ESCANABA - Delta County Search and Rescue is now one of three organizations equipped with a "rapid deployment craft" used to rescue ice anglers or winter outdoor enthusiasts who have fallen through the ice. They tried out the new equipment Sunday.
Knowing every second counts before hypothermia sets in (a drop in body temperature), Delta County Search and Rescue members conducted training exercises Sunday in the Escanaba Yacht Harbor.
Mike Sands, a member of Delta County Search and Rescue, said the new rapid deployment craft (RDC) was purchased with funds received from the Dagenais Foundation.
Sands said the $5,485 received from the Dagenais Foundation in early December was used to purchase the RDC and air tanks in January.
"There are only two other rapid deployment crafts in the Upper Peninsula," said Sands. "One is owned by Gladstone Public Safety and the other is owned by the Ensign Volunteer Fire Department."
Sands added the orange ice rescue suits (dry suits) worn by some members of the team were purchased from funds donated by the Hannahville Indian Community.
Delta County Search and Rescue team member John Frankenstein, left, works to pull “victim” Tom Sealander from the icy waters of the Escanaba Yacht Harbor Sunday. Members of Delta County Search and Rescue conducted training and certification training. Members also learned the proper use of equipment needed for ice water rescue. (Daily Press photo by Dionna Harris)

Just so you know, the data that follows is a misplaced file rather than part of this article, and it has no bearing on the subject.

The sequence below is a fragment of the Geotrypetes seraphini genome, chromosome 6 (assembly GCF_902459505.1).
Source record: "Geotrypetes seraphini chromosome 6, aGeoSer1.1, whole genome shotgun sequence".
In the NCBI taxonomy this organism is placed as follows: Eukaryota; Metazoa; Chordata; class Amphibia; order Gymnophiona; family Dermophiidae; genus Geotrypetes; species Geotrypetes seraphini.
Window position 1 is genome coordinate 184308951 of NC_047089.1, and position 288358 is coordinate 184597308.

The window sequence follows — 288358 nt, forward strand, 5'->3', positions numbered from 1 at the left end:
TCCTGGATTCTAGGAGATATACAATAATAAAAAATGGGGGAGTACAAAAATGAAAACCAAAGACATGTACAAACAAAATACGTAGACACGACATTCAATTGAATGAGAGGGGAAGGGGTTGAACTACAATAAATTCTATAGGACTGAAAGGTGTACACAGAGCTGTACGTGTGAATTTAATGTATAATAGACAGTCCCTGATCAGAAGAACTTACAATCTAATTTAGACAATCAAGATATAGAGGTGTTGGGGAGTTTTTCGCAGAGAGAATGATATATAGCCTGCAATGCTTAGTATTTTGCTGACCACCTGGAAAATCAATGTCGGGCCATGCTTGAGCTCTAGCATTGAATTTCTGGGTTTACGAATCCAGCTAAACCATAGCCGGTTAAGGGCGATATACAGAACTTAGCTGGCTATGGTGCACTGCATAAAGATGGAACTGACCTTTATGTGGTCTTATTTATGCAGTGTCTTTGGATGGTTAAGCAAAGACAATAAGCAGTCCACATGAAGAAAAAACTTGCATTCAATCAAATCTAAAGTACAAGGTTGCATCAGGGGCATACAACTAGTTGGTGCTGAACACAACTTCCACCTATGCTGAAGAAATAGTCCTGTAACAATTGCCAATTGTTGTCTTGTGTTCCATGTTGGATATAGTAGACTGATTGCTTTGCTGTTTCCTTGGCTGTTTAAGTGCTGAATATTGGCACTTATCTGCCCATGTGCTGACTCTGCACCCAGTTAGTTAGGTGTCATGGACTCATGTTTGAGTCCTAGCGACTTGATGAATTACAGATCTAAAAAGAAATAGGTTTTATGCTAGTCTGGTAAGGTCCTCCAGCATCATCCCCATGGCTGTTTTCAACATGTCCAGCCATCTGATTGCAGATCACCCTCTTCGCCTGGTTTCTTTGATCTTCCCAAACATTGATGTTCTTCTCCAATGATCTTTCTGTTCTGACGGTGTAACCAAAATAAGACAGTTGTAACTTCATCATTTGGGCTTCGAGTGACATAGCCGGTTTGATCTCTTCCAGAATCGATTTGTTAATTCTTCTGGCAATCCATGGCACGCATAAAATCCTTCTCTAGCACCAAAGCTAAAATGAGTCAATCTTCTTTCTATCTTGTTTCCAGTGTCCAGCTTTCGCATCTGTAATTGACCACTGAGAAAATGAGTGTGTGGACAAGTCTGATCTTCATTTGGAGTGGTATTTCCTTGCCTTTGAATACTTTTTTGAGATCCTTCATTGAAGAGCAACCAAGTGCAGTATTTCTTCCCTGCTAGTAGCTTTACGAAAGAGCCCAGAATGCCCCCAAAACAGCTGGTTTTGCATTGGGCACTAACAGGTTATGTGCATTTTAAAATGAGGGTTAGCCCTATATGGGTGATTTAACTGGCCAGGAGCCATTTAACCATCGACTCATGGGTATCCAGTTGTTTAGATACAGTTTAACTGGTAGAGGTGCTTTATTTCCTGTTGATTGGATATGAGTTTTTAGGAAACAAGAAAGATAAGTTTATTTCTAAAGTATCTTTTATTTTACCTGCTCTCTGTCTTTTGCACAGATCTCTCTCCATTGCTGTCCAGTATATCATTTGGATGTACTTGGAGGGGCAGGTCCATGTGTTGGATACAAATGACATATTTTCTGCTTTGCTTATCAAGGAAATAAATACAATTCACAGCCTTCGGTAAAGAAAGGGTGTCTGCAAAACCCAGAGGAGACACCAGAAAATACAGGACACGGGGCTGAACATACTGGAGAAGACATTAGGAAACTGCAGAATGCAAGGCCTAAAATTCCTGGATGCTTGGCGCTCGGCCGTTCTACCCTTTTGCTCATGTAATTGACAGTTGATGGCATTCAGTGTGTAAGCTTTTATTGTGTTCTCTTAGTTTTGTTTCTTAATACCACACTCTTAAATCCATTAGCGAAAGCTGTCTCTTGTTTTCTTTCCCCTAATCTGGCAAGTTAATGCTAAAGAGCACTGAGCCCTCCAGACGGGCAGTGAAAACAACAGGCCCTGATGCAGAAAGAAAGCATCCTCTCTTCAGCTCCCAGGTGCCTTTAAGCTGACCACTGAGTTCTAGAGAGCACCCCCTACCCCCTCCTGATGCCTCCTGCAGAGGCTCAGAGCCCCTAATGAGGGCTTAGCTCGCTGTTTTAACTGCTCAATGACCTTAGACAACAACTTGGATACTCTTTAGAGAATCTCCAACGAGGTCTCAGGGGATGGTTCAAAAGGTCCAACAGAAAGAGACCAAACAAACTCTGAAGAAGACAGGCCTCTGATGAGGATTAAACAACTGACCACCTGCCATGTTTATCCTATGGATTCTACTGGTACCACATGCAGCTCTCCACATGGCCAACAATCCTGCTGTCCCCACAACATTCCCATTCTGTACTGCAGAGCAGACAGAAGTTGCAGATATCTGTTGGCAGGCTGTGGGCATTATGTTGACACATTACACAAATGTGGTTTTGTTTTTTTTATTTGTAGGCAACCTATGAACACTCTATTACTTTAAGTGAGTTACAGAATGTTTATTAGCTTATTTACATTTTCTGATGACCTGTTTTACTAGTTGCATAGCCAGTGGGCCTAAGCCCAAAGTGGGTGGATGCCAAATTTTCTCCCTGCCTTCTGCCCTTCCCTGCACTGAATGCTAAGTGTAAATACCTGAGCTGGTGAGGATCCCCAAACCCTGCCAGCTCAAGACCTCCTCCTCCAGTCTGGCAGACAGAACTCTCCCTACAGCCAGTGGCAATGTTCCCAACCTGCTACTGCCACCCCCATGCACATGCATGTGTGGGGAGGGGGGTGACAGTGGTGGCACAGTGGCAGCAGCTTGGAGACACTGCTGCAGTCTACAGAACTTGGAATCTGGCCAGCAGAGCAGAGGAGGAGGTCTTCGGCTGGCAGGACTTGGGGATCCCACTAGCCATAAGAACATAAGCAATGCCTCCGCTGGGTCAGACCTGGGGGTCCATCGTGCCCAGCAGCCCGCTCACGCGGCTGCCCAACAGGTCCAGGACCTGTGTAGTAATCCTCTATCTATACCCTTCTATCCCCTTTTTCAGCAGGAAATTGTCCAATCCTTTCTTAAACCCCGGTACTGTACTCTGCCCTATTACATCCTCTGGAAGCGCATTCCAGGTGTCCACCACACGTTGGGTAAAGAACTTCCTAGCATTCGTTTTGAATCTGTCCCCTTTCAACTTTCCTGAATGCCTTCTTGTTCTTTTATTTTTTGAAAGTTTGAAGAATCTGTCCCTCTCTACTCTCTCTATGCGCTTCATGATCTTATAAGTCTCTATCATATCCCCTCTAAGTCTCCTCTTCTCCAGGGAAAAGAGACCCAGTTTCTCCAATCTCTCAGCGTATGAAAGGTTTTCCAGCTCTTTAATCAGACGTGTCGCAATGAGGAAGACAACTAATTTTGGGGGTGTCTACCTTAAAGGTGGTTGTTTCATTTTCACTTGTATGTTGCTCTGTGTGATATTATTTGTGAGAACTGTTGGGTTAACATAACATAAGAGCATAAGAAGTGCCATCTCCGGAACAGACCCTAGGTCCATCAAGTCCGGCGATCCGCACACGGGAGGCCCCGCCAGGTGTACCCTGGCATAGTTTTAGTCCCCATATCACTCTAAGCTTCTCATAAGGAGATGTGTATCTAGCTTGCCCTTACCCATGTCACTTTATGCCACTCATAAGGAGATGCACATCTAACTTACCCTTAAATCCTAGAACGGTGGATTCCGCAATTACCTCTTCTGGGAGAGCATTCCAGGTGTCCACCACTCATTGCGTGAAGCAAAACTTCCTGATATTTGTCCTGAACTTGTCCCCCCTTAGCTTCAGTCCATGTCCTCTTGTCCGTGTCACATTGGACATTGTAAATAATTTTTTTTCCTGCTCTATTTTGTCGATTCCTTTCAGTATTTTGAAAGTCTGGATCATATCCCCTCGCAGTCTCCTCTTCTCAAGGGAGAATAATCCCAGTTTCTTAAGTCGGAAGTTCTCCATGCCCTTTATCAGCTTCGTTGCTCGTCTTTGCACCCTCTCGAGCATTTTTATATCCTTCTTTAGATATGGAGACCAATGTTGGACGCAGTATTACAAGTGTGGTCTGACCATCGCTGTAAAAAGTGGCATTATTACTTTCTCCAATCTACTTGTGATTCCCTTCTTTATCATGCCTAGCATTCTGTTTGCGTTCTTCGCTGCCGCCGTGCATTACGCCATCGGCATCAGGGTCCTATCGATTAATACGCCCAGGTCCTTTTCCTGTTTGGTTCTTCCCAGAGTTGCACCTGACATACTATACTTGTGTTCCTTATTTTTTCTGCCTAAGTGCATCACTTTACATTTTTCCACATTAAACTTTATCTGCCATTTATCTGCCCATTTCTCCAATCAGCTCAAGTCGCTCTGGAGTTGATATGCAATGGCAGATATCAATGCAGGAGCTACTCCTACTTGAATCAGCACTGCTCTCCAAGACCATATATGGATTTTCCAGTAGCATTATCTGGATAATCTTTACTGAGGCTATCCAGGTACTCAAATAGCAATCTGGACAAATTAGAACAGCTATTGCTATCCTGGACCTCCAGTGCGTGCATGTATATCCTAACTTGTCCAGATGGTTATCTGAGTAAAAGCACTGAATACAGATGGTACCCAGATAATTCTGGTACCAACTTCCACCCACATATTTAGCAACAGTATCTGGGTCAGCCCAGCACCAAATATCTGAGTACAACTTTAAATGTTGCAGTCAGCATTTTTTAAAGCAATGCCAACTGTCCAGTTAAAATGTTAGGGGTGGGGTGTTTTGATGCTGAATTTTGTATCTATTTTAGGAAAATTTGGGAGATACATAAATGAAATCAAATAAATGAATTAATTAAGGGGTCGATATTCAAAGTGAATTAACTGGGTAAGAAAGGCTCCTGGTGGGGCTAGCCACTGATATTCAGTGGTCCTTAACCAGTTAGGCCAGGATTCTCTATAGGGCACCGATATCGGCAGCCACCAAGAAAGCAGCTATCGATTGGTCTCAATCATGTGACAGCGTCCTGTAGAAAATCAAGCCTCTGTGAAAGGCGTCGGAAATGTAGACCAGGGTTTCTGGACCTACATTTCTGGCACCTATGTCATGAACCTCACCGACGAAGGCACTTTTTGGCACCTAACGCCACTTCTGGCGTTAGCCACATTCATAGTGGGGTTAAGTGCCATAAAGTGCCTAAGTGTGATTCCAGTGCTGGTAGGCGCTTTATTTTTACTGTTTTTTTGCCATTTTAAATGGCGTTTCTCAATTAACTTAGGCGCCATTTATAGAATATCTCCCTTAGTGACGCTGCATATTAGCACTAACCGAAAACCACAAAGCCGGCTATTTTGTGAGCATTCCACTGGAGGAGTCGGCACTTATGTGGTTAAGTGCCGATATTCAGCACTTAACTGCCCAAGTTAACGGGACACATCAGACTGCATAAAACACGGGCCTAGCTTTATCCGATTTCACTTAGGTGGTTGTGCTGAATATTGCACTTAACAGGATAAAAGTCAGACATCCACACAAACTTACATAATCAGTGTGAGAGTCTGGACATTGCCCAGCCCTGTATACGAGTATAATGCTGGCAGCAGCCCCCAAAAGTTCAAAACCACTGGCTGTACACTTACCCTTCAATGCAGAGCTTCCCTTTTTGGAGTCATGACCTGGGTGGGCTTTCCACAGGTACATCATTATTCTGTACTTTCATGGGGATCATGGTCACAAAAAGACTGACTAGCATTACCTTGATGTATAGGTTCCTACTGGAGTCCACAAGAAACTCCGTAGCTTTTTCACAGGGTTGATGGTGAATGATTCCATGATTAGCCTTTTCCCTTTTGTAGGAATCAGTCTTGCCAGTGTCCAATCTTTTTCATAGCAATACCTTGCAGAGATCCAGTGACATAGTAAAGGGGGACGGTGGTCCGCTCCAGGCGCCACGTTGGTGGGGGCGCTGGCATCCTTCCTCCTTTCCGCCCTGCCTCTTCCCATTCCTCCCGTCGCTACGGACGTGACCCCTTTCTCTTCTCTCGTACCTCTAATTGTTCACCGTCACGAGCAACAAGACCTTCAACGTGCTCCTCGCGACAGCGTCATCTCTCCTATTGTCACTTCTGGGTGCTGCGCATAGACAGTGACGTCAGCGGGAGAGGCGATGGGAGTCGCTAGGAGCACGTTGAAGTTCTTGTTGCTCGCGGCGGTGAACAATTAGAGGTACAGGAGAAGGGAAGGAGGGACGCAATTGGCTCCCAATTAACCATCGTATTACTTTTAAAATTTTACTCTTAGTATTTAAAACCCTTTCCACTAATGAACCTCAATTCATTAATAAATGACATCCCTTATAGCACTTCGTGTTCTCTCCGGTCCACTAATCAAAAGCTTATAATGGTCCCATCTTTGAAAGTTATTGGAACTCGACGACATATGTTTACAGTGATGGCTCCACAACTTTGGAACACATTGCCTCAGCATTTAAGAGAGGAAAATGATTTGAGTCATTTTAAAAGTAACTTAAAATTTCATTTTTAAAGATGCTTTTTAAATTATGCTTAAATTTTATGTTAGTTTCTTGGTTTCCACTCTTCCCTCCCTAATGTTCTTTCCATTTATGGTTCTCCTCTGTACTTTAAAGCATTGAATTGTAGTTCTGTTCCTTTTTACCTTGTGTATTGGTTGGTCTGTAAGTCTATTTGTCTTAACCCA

Sands said the RDC can also be deployed in the event of a fast moving (river or stream) rescue situation.
During Sunday's training exercises, Sands explained members of Delta County Search and Rescue undergo certification training in ice water rescue before even setting foot on the ice in an actual emergency.
"We undergo four hours of classroom training and afterward we engage in practical application of what we learned in the classroom on the ice," said Sands. Participating in Sunday's certification training exercises was certified instructor Tom O'Brien, a member of the Ensign Volunteer Fire Department. Prior to becoming an instructor, O'Brien attended three days of extensive training at a training facility specializing in ice water rescue. Following the three days of classroom and practical application O'Brien became a certified instructor. The closest training facility for ice water rescue is White Bear Rescue Academy in Dunbar, Wis.